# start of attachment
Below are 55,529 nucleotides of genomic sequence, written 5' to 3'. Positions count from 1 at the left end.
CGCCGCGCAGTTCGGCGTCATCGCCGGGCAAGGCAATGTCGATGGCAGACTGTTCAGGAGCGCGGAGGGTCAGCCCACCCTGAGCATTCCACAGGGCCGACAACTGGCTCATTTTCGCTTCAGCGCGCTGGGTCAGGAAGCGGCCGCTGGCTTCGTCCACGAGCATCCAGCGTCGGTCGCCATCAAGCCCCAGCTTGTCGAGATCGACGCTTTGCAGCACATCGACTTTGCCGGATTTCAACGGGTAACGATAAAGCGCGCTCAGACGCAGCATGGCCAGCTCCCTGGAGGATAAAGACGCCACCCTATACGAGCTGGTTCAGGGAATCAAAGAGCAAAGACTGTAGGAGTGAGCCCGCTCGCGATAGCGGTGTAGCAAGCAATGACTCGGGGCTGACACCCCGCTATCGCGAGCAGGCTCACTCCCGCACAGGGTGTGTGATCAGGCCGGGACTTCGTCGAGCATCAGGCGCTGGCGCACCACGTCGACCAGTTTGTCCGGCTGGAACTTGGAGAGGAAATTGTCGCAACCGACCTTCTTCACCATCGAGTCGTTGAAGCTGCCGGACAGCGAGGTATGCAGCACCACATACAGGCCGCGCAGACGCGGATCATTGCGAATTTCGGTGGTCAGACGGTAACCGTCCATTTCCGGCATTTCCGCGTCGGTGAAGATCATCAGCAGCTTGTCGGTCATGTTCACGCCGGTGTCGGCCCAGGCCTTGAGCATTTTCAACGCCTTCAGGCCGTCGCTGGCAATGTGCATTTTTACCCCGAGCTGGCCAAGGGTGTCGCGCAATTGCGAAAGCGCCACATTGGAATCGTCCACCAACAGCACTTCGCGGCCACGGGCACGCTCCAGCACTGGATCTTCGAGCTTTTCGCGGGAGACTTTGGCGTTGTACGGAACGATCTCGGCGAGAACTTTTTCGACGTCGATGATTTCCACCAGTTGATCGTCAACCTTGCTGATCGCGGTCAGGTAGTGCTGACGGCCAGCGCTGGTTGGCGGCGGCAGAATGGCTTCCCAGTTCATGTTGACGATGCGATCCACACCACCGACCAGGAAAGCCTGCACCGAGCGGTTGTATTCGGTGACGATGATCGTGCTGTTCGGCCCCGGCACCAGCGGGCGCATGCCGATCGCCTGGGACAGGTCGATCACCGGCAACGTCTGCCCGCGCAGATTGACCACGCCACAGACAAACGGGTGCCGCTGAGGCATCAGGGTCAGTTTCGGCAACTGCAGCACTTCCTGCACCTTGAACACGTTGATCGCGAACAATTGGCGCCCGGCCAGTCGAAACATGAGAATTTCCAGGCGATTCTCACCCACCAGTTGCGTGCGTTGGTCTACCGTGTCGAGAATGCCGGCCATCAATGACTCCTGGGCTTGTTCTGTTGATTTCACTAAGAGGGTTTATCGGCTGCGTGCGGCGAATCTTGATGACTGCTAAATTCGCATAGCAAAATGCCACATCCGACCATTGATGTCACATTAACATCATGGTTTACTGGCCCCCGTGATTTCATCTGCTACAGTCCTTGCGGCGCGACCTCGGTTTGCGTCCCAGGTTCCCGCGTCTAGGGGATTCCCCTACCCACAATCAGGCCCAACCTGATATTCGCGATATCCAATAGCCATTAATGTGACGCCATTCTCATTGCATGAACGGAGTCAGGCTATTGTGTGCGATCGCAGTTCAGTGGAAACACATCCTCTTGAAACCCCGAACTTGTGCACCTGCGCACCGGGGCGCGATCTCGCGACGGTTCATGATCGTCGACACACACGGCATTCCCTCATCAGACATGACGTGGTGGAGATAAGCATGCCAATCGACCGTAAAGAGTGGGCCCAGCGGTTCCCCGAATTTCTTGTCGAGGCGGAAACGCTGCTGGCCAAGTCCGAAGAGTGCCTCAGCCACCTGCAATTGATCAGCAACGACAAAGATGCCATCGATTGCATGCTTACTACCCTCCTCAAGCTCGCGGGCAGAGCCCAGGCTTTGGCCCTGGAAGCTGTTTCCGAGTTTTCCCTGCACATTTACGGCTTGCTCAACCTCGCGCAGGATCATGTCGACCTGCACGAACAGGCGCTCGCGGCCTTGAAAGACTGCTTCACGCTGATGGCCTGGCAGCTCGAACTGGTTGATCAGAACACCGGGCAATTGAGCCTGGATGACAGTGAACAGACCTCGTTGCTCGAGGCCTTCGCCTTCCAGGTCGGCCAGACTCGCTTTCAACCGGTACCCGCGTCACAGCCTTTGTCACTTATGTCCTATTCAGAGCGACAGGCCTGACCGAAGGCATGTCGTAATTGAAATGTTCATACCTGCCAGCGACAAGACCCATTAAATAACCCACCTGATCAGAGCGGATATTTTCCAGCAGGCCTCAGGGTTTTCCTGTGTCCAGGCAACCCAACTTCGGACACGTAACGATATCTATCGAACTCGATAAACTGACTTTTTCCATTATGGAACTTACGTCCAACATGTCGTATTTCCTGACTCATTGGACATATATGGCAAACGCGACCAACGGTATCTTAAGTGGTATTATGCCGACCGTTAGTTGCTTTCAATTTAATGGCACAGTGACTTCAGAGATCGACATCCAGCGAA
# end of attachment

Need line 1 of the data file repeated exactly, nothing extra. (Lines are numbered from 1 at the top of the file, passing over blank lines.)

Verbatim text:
Below are 55,529 nucleotides of genomic sequence, written 5' to 3'. Positions count from 1 at the left end.